A graduate from the University of Nottingham has won £35,000 in an entrepreneurial competition for his business teaching children how to learn different languages.

Jonny Pryn, 23, from Kentish Town, North West London, graduated with an English degree in July 2014 and has since set up One Third Stories with his best friend, Alex Somervell.

In January they applied to enter the university’s Ingenuity16 competition, which allows current and former students to take a business idea through numerous processes and pitch a business plan and financial spreadsheet to judges, culminating in a prize ceremony where the winners share a £100,000 prize fund.

One Third Stories (OTS) made it through to the final five businesses, reduced from 450, and Jonny, chief technical officer of the business, was presented with five awards at the ceremony in University Park.

“The total of our awards is £35,000 – £10,000 of that is in legal credits and £25,000 in cash grants,” he said.

“For us as a start-up (business) it makes the world of difference. To put things into perspective that’s about as much money that’s gone into the business thus far and it’s coming in again.”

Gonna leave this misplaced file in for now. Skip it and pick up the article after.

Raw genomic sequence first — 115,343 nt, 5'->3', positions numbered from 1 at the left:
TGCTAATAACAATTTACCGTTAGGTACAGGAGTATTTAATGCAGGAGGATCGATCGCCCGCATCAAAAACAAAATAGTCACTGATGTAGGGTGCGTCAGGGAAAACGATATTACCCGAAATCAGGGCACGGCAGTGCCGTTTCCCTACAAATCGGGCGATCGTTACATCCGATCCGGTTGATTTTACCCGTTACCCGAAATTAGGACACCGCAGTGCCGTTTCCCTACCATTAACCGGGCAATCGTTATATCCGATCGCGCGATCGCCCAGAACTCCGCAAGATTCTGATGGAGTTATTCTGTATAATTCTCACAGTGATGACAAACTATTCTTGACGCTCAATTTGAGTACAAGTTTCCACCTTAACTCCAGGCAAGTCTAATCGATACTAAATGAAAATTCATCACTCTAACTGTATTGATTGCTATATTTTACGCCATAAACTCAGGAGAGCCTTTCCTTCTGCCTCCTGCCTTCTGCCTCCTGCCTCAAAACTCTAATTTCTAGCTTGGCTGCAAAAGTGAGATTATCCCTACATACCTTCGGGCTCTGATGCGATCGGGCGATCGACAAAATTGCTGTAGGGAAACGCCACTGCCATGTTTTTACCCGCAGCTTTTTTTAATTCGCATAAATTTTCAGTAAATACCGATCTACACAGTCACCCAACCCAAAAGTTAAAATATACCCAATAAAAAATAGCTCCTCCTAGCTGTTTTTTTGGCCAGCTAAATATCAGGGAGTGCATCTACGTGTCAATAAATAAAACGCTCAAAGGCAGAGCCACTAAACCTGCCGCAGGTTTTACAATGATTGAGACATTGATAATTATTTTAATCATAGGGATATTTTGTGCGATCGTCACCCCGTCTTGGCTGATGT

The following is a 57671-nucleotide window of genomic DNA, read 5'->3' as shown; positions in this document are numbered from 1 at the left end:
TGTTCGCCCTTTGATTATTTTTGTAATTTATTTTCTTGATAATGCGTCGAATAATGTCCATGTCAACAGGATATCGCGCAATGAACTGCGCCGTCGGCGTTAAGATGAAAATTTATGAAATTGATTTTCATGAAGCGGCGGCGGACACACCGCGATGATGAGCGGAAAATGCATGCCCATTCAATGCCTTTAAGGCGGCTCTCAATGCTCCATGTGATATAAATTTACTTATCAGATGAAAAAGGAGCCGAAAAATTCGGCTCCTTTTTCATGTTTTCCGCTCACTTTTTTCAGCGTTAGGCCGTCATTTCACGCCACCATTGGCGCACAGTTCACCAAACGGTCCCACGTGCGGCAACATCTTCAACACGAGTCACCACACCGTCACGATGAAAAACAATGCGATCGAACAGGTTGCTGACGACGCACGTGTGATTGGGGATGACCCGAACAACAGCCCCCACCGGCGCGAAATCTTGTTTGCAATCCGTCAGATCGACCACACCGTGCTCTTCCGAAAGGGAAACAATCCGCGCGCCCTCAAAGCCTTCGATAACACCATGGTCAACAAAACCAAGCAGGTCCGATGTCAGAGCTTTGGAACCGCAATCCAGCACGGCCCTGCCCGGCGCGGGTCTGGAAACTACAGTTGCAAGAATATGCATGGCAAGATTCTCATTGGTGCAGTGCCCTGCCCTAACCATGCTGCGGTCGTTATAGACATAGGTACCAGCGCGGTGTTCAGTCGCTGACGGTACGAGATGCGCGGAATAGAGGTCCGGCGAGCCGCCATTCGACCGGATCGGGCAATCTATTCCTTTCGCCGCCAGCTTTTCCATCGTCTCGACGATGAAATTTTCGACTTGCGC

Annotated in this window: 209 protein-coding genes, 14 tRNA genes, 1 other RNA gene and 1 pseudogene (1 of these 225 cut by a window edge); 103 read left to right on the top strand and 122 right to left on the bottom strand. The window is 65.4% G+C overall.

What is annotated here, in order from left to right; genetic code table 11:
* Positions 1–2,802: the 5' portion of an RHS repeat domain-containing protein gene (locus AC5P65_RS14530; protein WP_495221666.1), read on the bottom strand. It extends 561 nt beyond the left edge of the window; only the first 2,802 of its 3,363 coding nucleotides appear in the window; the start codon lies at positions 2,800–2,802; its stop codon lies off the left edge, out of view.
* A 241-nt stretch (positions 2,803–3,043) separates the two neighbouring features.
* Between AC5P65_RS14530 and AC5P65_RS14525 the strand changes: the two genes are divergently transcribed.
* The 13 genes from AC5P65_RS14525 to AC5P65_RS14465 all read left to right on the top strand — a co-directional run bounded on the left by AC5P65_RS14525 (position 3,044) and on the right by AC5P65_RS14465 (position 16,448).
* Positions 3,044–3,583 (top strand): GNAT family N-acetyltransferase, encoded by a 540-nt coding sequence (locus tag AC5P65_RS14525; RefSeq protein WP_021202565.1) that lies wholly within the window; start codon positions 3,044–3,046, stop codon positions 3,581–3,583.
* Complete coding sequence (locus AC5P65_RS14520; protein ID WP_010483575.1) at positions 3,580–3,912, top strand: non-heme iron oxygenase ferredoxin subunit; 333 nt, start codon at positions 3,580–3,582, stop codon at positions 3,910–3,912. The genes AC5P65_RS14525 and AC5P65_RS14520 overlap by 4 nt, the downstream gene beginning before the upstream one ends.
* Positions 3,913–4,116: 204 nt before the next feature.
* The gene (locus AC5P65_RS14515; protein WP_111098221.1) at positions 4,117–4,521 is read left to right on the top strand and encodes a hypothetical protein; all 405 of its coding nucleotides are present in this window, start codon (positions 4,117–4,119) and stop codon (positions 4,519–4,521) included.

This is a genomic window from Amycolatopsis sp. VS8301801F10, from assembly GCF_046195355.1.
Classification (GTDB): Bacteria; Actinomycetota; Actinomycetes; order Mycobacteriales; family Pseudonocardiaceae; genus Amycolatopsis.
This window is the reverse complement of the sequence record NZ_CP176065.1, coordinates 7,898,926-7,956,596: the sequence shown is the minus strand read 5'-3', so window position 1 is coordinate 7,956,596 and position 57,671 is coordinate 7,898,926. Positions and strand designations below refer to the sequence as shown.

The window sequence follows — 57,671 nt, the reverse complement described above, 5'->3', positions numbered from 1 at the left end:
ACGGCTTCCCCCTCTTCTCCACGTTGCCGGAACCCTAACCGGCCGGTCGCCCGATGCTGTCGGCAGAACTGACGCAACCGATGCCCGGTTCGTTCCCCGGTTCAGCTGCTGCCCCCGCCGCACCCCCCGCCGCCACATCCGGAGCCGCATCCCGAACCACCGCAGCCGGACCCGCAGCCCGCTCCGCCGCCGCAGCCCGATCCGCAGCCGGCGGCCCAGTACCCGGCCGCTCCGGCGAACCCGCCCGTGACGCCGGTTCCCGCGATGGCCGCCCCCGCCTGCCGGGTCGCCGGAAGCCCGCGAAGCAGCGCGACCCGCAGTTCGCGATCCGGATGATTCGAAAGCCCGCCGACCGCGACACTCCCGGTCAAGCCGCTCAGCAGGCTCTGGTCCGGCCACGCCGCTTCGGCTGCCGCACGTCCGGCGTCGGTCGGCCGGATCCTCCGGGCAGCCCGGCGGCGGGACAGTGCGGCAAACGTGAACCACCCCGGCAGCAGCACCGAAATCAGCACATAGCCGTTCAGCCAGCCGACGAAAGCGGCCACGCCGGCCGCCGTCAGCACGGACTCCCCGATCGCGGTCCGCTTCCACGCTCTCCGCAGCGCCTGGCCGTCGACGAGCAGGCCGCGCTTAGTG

OTS competed with Fanbytes, a company which produces engaging social media content for brands and clients – of which include Disney, Nickelodeon and the Brazilian footballer Ronaldinho.

The awards up for grabs at the prize ceremony were: the Ingenuity16 First Place Award, Vice-Chancellor’s Entrepreneurial Potential Award, Shakespeare Martineau Award, The Potter Clarkson Award and the Ingenuity16 Enterprise Award.

The final accolade, the Vice Chancellor’s Award, was jointly handed to OTS and Fanbytes.

Clockwork Methodology: the context of the imagery and English dialect help children understand what the Spanish words mean.

Alex and Jonny create stories which start in English and end in a different language based on their Clockwork Methodology framework – a contextual way of learning in which relevant words, sentences and phrases from a different language are gradually interwoven into sentences and the English vocabulary and illustrations help children understand what the foreign words mean.

Their inspiration was Anthony Burgess’ dystopian novel, A Clockwork Orange, which subtly introduces a Russian dialect.

Alex, CEO of the company, from Bedford, is bilingual and able to speak Spanish and English – he studied a degree in politics and international relations with Italian and Portuguese at the University of Exeter.

“Since I graduated, we got on to a business accelerator, got some funding and in those seven-eight months we’ve been working on different prototypes, testing out the market and things like that,” he said.

The pair are launching their Kickstarter campaign on Friday, May 27, to raise money towards producing their first book and launching an app.

The money from the Ingenuity16 competition that the duo received will go towards marketing campaigns.